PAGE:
It was decided that this account would begin at the opening of the College in 1876 and continue until the year 2001, a time span of 125 years. In view of this closing date, Rear Admiral D. C. Morse, the Commandant in 2000, included this history in the list of RMC projects that constituted RMC’s Millennium Project. These are recorded in Kingston’s Millennium Registry preserved in the Memorial Hall of Kingston City Hall.

A preliminary version of the complete history was written and printed in 2002 whose purpose was to demonstrate without delay to the many senior ex-cadets who had taken time to transmit their recollections how productive their letters had proved to be, and how greatly appreciated they were.

Two outstanding characteristics of the academic environment at RMC in the years covered were the small class size with the opportunity for staff and students to come to know each other, and the stimulus of academic and military staff working in conjunction with each other. Lifelong relationships and friendships were the result. Those of us who pursued a longterm career in the RMC Department of Physics are grateful for this unusually satisfying and professional opportunity. It has created warm memories of a unique academic experience for both staff and students over the 125 years recorded in this history.

Ed note: David C. Baird has compiled a very comprehensive record  of physics at RMC – The First 125 years – 1876 to 2001.  Eventually it is his intent (hope) to have the entire history published in a book.  In the meantime, we will take a few chapters over a few weeks to give readers a glimpse of this history of PHYSICS AT RMC.

Readers are encouraged to leave comments.


CONTENTS of the complete document include:

PREFACE . . . . . . . . . 3


 CHAPTER ONE . . . . . . . 10

The Opening of the College and the Early Years:

1876 to 1930

CHAPTER TWO . . . . . . . 29

Academic Development and Cadet Recollections:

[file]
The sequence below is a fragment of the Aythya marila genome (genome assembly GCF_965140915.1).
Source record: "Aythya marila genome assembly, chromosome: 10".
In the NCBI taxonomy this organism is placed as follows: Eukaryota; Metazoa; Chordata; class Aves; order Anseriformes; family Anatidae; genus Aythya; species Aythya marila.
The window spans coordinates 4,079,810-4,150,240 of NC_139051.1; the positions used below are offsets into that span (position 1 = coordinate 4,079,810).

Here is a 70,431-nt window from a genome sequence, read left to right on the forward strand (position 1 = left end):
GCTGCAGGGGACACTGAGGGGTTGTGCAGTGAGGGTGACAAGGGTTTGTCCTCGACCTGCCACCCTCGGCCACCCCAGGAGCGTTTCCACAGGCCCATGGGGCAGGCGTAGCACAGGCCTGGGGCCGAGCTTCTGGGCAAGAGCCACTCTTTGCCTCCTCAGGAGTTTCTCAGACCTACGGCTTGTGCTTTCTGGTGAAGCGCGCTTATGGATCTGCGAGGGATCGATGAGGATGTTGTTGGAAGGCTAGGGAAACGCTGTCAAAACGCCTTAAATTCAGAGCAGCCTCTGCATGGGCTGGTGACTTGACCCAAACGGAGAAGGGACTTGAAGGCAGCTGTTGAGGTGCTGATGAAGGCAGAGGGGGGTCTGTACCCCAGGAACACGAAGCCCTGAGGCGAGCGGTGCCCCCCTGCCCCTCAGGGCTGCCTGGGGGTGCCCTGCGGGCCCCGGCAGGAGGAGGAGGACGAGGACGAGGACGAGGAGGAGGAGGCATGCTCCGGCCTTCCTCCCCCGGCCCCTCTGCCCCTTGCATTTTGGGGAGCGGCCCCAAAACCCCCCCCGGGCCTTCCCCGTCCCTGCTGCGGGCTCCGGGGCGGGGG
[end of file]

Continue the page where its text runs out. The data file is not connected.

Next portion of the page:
1930 to 1942

CHAPTER THREE . . . . . . . 60

1948: RMC re-opens after World War II

CHAPTER FOUR . . . . . . . 82

The Middle Years 1960-1980

CHAPTER FIVE . . . . . . . 121

A Newly-Bilingual Department: 1980 to 1995

CHAPTER SIX . . . . . . . . 152

A New Department: 1995 to 2001

EPILOGUE . . . . . . . . 170

APPENDIX 1 . . . . . . . . 171

Members of the Department: 1948 to 2001

APPENDIX 2 . . . . . . . . 178

Graduates of physics programs

APPENDIX 3 . . . . . . . . 189

Transcripts of Old Brigade letters

Next week we will jump to –

CHAPTER FOUR . . . . . . . 82

The Middle Years 1960-1980





  • Alain Brizard (12027)

    January 2, 2012 at 10:34 am

    More than 30 years after my graduation from CMR Saint-Jean with a Physics B.Sc. (Honors), I can reflect on the significance of my undergraduate physics education. After more than 60 peer-reviewed publications, one undergraduate textbook (and two graduate textbooks in preparation), and a recent election as Fellow of the American Physical Society, I can categorically say that I owe much of this success to the courage and wisdom of my physics professors (Blanchard, Cormier, Goulard, Ledoyen, Subramanian) at CMR Saint-Jean during the period from 1974 to 1979.

  • Marnie Dunsmore (14418)

    March 2, 2012 at 8:22 pm

    Thank you, Dr. Baird, for your history and also for your wonderful classes, especially your first year physics lab. I’d like to express to you my appreciation for your conveying a love of scientific exploration and experiment. I recently purchased your text, “Experimentation: An Introduction to Measurement Theory and Experimental Design.” It’s a seminal text. I appreciate in textbook form, the ideas which you taught me so many years ago. My husband, an MIT PhD, also loves the book. We both use it in our work designing and developing analog and mixed signal integrated circuits.

    Again, thank you for this history, and everything.